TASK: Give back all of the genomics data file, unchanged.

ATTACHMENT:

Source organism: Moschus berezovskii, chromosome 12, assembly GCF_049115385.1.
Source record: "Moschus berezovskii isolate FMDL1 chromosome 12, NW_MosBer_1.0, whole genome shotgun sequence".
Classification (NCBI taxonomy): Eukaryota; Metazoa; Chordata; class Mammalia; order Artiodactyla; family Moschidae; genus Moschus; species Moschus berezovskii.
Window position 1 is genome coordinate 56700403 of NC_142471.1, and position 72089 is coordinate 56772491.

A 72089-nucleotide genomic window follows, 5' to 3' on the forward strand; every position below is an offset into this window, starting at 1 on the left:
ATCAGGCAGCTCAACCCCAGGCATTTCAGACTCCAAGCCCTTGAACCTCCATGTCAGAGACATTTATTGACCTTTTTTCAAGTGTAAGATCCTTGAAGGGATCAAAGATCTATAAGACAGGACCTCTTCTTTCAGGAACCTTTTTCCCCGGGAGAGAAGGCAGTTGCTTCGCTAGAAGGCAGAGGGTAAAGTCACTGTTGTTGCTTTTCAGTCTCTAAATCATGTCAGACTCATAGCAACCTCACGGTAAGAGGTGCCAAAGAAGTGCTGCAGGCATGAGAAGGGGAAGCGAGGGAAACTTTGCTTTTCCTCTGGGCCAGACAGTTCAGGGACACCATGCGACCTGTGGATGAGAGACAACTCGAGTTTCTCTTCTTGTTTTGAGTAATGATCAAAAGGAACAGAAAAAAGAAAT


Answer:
Source organism: Moschus berezovskii, chromosome 12, assembly GCF_049115385.1.
Source record: "Moschus berezovskii isolate FMDL1 chromosome 12, NW_MosBer_1.0, whole genome shotgun sequence".
Classification (NCBI taxonomy): Eukaryota; Metazoa; Chordata; class Mammalia; order Artiodactyla; family Moschidae; genus Moschus; species Moschus berezovskii.
Window position 1 is genome coordinate 56700403 of NC_142471.1, and position 72089 is coordinate 56772491.

A 72089-nucleotide genomic window follows, 5' to 3' on the forward strand; every position below is an offset into this window, starting at 1 on the left:
ATCAGGCAGCTCAACCCCAGGCATTTCAGACTCCAAGCCCTTGAACCTCCATGTCAGAGACATTTATTGACCTTTTTTCAAGTGTAAGATCCTTGAAGGGATCAAAGATCTATAAGACAGGACCTCTTCTTTCAGGAACCTTTTTCCCCGGGAGAGAAGGCAGTTGCTTCGCTAGAAGGCAGAGGGTAAAGTCACTGTTGTTGCTTTTCAGTCTCTAAATCATGTCAGACTCATAGCAACCTCACGGTAAGAGGTGCCAAAGAAGTGCTGCAGGCATGAGAAGGGGAAGCGAGGGAAACTTTGCTTTTCCTCTGGGCCAGACAGTTCAGGGACACCATGCGACCTGTGGATGAGAGACAACTCGAGTTTCTCTTCTTGTTTTGAGTAATGATCAAAAGGAACAGAAAAAAGAAAT